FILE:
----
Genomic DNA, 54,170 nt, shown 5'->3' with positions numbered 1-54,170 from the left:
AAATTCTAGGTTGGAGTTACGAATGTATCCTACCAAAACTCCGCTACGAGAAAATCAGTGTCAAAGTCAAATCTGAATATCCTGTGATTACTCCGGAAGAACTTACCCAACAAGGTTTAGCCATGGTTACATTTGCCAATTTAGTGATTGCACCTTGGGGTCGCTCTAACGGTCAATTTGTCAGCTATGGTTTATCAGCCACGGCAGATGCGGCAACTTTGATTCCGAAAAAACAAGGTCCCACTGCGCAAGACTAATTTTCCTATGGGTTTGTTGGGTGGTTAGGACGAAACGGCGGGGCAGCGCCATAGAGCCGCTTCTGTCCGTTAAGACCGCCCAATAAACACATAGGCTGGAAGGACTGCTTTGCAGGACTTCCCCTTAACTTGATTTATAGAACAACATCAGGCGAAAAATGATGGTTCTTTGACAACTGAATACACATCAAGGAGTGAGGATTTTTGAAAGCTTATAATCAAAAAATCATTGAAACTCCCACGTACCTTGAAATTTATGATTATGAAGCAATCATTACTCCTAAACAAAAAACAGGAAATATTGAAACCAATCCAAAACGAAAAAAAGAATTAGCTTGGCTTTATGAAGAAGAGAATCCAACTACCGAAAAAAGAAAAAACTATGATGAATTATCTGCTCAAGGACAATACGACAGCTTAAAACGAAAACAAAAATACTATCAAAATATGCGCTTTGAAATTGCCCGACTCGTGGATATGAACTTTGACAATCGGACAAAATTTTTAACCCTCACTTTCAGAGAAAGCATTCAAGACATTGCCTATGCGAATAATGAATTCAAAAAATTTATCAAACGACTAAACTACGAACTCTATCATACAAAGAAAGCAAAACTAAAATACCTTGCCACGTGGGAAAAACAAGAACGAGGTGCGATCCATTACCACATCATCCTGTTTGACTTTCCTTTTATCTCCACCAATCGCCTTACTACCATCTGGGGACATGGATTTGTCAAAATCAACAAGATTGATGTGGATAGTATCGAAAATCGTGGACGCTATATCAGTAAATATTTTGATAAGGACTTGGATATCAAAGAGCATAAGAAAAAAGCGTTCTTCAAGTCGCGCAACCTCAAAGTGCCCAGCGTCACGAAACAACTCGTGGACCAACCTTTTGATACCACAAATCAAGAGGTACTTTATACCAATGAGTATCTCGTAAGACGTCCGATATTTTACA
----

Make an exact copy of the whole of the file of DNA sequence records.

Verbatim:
Genomic DNA, 54,170 nt, shown 5'->3' with positions numbered 1-54,170 from the left:
AAATTCTAGGTTGGAGTTACGAATGTATCCTACCAAAACTCCGCTACGAGAAAATCAGTGTCAAAGTCAAATCTGAATATCCTGTGATTACTCCGGAAGAACTTACCCAACAAGGTTTAGCCATGGTTACATTTGCCAATTTAGTGATTGCACCTTGGGGTCGCTCTAACGGTCAATTTGTCAGCTATGGTTTATCAGCCACGGCAGATGCGGCAACTTTGATTCCGAAAAAACAAGGTCCCACTGCGCAAGACTAATTTTCCTATGGGTTTGTTGGGTGGTTAGGACGAAACGGCGGGGCAGCGCCATAGAGCCGCTTCTGTCCGTTAAGACCGCCCAATAAACACATAGGCTGGAAGGACTGCTTTGCAGGACTTCCCCTTAACTTGATTTATAGAACAACATCAGGCGAAAAATGATGGTTCTTTGACAACTGAATACACATCAAGGAGTGAGGATTTTTGAAAGCTTATAATCAAAAAATCATTGAAACTCCCACGTACCTTGAAATTTATGATTATGAAGCAATCATTACTCCTAAACAAAAAACAGGAAATATTGAAACCAATCCAAAACGAAAAAAAGAATTAGCTTGGCTTTATGAAGAAGAGAATCCAACTACCGAAAAAAGAAAAAACTATGATGAATTATCTGCTCAAGGACAATACGACAGCTTAAAACGAAAACAAAAATACTATCAAAATATGCGCTTTGAAATTGCCCGACTCGTGGATATGAACTTTGACAATCGGACAAAATTTTTAACCCTCACTTTCAGAGAAAGCATTCAAGACATTGCCTATGCGAATAATGAATTCAAAAAATTTATCAAACGACTAAACTACGAACTCTATCATACAAAGAAAGCAAAACTAAAATACCTTGCCACGTGGGAAAAACAAGAACGAGGTGCGATCCATTACCACATCATCCTGTTTGACTTTCCTTTTATCTCCACCAATCGCCTTACTACCATCTGGGGACATGGATTTGTCAAAATCAACAAGATTGATGTGGATAGTATCGAAAATCGTGGACGCTATATCAGTAAATATTTTGATAAGGACTTGGATATCAAAGAGCATAAGAAAAAAGCGTTCTTCAAGTCGCGCAACCTCAAAGTGCCCAGCGTCACGAAACAACTCGTGGACCAACCTTTTGATACCACAAATCAAGAGGTACTTTATACCAATGAGTATCTCGTAAGACGTCCGATATTTTACA